The Birth of the Blues Brothers: How Dan Aykroyd & John Belushi Started Introducing a New Generation to the Blues

What were the Blues Broth­ers? A com­e­dy sketch? A par­o­dy act? A real band? A celebri­ty soul artist trib­ute? All of the above, yes. The musi­cal-comedic duo of Dan Aykroyd and John Belushi turned a ludi­crous begin­ning in bum­ble bee cos­tumes — not dark suits, fedo­ras, and Ray-Bans — into a musi­cal act that “exposed a gen­er­a­tion to the bril­liance of blues and soul leg­ends like John Lee Hook­er and Aretha Franklin,” as Dar­ren Weale writes at Loud­er­sound.

That’s quite an accom­plish­ment for a cou­ple of improv come­di­ans on a fledg­ling late-night com­e­dy show that did not seem, in its first year, like it would stick around long. It was dur­ing that anar­chic peri­od when the Killer Bees became recur­ring char­ac­ters on the show, appear­ing 11 times (despite the stu­dio note, “Cut the bees,” which Lorne Michaels point­ed­ly ignored).

The bees were the first incar­na­tion of the Blues Broth­ers, two years before their actu­al debut in Sea­son 4. (See a lat­er appear­ance from that sea­son, intro­duced by Gar­rett Mor­ris, just above).

A Jan­u­ary 17, 1976 appear­ance of the bees fea­tured “Howard Shore and his All Bee Band,” con­sist­ing of “Aykroyd on the har­mon­i­ca and Belushi on vocals belt­ing out a blues clas­sic very much in the style of the future Elwood and ‘Joli­et’ Jake Blues,” notes They had the begin­nings of an act, but the look and the per­sonas would come lat­er, “dur­ing the hia­tus between SNL sea­sons two and three” in 1977, while Belushi filmed Ani­mal House in Eugene, Ore­gon and fell under the spell of local blues­man Cur­tis Sal­ga­do, future har­mon­i­ca play­er for Robert Cray.

Sal­ga­do “sure turned John on to blues music,” says Aykroyd. “He steeped him in blues cul­ture.” Sal­ga­do him­self describes how Belushi won him over on their first meet­ing: “I’m pack­ing up my harps, try­ing to break free, when he says, ‘I’m going to have Ray Charles on the show.’ ” Sal­ga­do also gave Belushi a les­son in play­ing it straight, even when he played the blues for laughs. When the com­ic per­formed the song “Hey Bar­tender” to a packed house one night, in char­ac­ter as Joe Cock­er, his men­tor gave him a post-show dress­ing down.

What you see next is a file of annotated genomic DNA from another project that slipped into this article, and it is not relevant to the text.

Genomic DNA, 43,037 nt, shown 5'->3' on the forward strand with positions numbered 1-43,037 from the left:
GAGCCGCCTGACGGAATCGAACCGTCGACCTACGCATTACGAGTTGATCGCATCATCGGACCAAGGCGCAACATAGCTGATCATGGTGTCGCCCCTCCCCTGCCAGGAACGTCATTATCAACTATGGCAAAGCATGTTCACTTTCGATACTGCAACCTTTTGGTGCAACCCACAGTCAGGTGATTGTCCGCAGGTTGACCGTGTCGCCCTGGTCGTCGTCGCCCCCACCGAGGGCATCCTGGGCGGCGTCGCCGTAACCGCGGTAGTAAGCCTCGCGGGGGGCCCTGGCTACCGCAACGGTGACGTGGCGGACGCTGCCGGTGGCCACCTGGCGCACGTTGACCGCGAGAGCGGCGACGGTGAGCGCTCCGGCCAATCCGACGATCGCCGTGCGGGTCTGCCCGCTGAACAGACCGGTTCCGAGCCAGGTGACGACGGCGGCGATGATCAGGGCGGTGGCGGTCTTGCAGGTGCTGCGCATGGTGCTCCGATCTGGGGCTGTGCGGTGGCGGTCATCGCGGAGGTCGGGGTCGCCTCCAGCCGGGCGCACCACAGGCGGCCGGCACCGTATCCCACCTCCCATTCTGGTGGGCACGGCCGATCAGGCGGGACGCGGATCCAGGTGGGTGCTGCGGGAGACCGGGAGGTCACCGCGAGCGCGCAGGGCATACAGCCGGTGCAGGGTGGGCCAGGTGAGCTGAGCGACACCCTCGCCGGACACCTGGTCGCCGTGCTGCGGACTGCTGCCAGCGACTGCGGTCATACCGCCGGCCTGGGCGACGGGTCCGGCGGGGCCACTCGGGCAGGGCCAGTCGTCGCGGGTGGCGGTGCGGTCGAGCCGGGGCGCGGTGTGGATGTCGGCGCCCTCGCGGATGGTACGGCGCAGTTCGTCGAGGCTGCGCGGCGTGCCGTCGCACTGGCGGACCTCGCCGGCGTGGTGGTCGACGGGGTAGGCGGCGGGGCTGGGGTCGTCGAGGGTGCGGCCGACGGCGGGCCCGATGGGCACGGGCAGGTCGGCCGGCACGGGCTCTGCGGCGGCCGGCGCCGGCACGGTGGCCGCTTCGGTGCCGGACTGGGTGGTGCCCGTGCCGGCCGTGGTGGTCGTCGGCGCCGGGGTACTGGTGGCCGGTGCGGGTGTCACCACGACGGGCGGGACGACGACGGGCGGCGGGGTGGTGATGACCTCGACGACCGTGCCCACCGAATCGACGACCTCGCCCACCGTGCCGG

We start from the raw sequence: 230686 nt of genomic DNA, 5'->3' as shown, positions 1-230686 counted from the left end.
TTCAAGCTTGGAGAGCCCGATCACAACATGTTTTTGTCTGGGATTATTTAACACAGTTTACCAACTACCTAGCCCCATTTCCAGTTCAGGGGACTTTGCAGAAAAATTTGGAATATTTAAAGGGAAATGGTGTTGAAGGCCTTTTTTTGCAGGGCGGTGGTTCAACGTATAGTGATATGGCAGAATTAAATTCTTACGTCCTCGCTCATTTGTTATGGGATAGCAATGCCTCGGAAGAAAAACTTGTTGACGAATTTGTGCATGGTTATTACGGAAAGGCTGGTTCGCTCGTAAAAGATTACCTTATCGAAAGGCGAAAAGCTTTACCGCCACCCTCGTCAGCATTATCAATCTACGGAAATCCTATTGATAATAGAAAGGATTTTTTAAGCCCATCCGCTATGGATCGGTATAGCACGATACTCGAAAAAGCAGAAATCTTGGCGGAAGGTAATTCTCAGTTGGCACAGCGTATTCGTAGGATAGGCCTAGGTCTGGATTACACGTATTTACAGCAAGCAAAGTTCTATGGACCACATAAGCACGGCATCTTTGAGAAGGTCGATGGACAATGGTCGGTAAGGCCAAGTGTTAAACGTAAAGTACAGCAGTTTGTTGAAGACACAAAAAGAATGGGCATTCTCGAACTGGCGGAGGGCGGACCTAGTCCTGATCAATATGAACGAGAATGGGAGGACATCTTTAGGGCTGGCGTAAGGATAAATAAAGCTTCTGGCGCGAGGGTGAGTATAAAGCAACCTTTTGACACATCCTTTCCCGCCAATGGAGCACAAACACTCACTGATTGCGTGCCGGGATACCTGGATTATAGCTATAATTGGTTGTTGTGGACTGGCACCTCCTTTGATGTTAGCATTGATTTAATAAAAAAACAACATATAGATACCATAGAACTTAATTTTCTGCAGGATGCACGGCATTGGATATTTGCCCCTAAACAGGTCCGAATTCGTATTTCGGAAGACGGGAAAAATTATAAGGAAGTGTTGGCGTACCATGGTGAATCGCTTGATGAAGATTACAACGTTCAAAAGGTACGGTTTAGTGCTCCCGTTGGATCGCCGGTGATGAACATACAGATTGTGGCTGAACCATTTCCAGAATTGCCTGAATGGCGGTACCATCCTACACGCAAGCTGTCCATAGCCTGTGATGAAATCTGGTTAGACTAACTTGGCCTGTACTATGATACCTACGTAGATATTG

“He asks me, ‘What did you think?’”
“I say, ‘John, it’s Joe Cock­er.’”
‘Yes, I do Joe on Sat­ur­day Night Live.’
“I punch his chest and say, ‘You need to do this from here [point­ing at his heart] and be your­self.’ After that he didn’t mim­ic any more. He was him­self.”

Tak­ing the look of Jake and Elwood from Sal­ga­do, but devel­op­ing the char­ac­ter as his swag­ger­ing self, Belushi “came back from Ore­gon with a lust for the blues,” his wid­ow, Judith, recalls. “He had tapes in his pock­ets and went to clubs.” (See the duo play “Hey Bar­tender” at the Uni­ver­sal Amphithe­ater in 1978, below.)

The name was the brain­child of SNL musi­cal direc­tor Howard Shore (who would go on to write the Lord of the Rings film scores), who hap­pened to be present when the two con­ceived the char­ac­ters at a bar. Their 1978 debut — made over the protests of Lorne Michaels (who did­n’t get it) — made them instant stars.

Paul Shaf­fer spun their ori­gin sto­ry in his intro­duc­tion, “claim­ing that they had been dis­cov­ered in 1969 by the fic­tion­al ‘Mar­shall Check­er,” writes Men­tal Floss. He went on:

Today they are no longer an authen­tic blues act, but have man­aged to become a viable com­mer­cial prod­uct. So now, let’s join “Joli­et” Jake and his silent broth­er Elwood — the Blues Broth­ers.

With that, the nev­er-authen­tic blues act did, indeed, become a viable com­mer­cial prod­uct. “Things start­ed to move quick­ly,” Weale writes. “Record exec­u­tive Michael Klenfn­er took John and Dan to see Ahmet Ertegün at Atlantic Records. He signed the Blues Broth­ers up.” They were a real act, and two years lat­er, real movie stars with the release of John Lan­dis’ The Blues Broth­ers, a film that ful­ly deliv­ered on the duo’s com­ic promis­es, while glee­ful­ly giv­ing the spot­light away to its huge cast of soul and blues leg­ends

Relat­ed Con­tent:

Aretha Franklin’s Pitch-Per­fect Per­for­mance in The Blues Broth­ers, the Film That Rein­vig­o­rat­ed Her Career (1980)

Sat­ur­day Night Live’s Very First Sketch: Watch John Belushi Launch SNL in Octo­ber, 1975

The Night John Belushi Cart­wheeled Onstage Dur­ing a Grate­ful Dead Show & Sang “U.S. Blues” with the Band (1980)

Josh Jones is a writer and musi­cian based in Durham, NC. Fol­low him at @jdmagness

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